G20: Taking the People’s Pulse

It’s called “Man on the Street”. That’s the technical term in the TV biz for on-camera reaction from everyday people to a topic. I decided with G20 getting near, I thought I would ask my own men ( and women ) on the street for their thoughts on this events which will no doubt affect everyone who lives or works in this city.

I turned to Facebook Nation.

I think most people know by now I have a Facebook page. Some may think its goofy and others might see it as self-serving. From time to time, I think it’s the perfect place get a feel for the conversation concerning any topic. Nothing scientific, but it’s always interesting.

I like to share some them with you … without telling you exactly who said what. You have to become my Facebook friend to do that  and I can tell you its a grueling process.

Let’s begin with some local folks who clearly are focusing on the headaches that will come with meeting of the powerful leaders of the world:

Renee: “Too much of an inconvenience.”

 Denise:  “I have a daughter who works in town and they have to go in and I am a little nervous for her …”

Laurie: “My husband works downtown and I am concerned about the safety of the people who have to be there.”

Sarah: “Very happy I don’t have to go to Pittsburgh on business!”
Of course, some feel the traffic restriction are only the beginning. In fact, they are starting to feel the fatigue from all things G20.
Ryan: “I’m sorry to feel this way but I’m going to be very glad when this is over, I’ve been tired of hearing about this, from the funding  for the conference to the protesters petitioning for demonstration space, to the transportation plans and restrictions, JUST TIRED OF IT!!!”
However, there are those for whom the positives outweigh the prospect and the triumph of the moment is greater than the trouble we might see.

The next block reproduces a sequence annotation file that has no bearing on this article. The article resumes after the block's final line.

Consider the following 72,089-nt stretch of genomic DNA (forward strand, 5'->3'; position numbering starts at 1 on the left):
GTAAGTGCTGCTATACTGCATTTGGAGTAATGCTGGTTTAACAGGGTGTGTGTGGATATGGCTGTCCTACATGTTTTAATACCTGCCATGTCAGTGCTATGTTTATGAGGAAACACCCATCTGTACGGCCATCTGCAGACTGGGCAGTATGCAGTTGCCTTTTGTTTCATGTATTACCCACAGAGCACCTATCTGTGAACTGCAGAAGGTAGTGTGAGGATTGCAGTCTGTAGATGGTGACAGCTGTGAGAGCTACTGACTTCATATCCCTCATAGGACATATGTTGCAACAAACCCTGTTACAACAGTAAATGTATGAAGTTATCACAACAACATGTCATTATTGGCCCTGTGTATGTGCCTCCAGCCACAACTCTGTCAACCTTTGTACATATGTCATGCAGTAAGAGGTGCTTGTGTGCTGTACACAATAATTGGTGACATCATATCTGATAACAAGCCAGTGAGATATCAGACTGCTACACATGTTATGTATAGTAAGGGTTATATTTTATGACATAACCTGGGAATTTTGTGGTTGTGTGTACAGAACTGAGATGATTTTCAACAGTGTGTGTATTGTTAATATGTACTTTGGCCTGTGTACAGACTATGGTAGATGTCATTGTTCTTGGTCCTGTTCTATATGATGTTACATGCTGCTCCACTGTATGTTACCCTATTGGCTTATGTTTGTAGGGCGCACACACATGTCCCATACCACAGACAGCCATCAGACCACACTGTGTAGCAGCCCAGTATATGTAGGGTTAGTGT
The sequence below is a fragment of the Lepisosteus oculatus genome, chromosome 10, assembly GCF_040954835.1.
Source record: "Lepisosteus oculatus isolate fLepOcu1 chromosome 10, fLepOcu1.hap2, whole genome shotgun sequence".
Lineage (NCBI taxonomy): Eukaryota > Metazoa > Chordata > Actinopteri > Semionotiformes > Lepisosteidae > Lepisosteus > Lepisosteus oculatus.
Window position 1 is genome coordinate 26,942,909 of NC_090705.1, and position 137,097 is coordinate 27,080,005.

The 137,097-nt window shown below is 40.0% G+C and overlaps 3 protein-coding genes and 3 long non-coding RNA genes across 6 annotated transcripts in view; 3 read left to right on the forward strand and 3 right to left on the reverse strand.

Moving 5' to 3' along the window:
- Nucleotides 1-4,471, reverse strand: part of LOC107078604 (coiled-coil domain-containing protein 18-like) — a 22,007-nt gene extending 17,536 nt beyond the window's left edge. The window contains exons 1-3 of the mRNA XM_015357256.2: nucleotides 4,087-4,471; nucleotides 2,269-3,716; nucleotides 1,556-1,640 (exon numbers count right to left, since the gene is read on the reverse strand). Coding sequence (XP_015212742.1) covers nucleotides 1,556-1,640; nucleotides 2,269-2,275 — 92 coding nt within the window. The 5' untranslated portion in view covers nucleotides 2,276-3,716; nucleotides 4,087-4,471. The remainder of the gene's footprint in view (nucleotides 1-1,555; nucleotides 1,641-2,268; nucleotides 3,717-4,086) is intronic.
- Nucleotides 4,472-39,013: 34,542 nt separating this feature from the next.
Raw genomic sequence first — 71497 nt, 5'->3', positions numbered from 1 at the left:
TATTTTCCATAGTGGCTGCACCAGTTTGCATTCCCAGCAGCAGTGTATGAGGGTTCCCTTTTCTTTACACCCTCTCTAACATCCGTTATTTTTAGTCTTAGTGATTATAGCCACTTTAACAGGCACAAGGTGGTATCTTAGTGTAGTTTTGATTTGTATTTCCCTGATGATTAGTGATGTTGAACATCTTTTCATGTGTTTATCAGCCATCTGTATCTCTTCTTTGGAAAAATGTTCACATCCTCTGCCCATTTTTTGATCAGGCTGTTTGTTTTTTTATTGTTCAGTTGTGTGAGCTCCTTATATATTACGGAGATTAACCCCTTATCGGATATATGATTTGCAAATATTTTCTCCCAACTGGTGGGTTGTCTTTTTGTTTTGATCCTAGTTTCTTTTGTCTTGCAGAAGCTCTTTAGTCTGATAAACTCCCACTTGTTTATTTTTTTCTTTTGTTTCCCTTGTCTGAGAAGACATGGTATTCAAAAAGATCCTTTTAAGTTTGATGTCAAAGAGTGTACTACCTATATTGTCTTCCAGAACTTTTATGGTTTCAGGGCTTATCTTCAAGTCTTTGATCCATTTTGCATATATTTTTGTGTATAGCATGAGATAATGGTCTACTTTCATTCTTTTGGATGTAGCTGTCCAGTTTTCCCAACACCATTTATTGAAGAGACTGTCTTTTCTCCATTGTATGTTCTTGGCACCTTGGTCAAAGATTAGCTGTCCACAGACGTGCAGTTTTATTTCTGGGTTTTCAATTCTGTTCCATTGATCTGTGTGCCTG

Heather: “I think it is a complete honor that it is being held in Pittsburgh.”
Amy:  “We are a city struggling to meet the budget without having the extra financial stresses.”
Jill:“Like anything of this magnitude, there are positive and negative aspects. I hope we Pittsburghers will deal with them graciously.”
Gina: “I think it’s a tremendous economic boost for the city…and it will give us great publicity.”
 A lot of people comments to me on Facebook that they did not understand why there were so many protestors were coming or what exactly they were protesting. However, I think the following comment best sums up the feeling of many who call this region home. It can be summed up in two words: cautious optimism.
Melanie: “At first I thought it would be a positive. (exposing Pittsburgh to the world) Then when you hear about all the protesting and businesses having to close, I am apprehensive. We shall see. This is definitely history in the making.”
As for me, I agree it will be history in the making. Pittsburgh may never host an event of  such international importance. Then again, if all goes well and the world is impressed with what they see, maybe the G20 is only the beginning on what western Pennsylvania is capable of doing.
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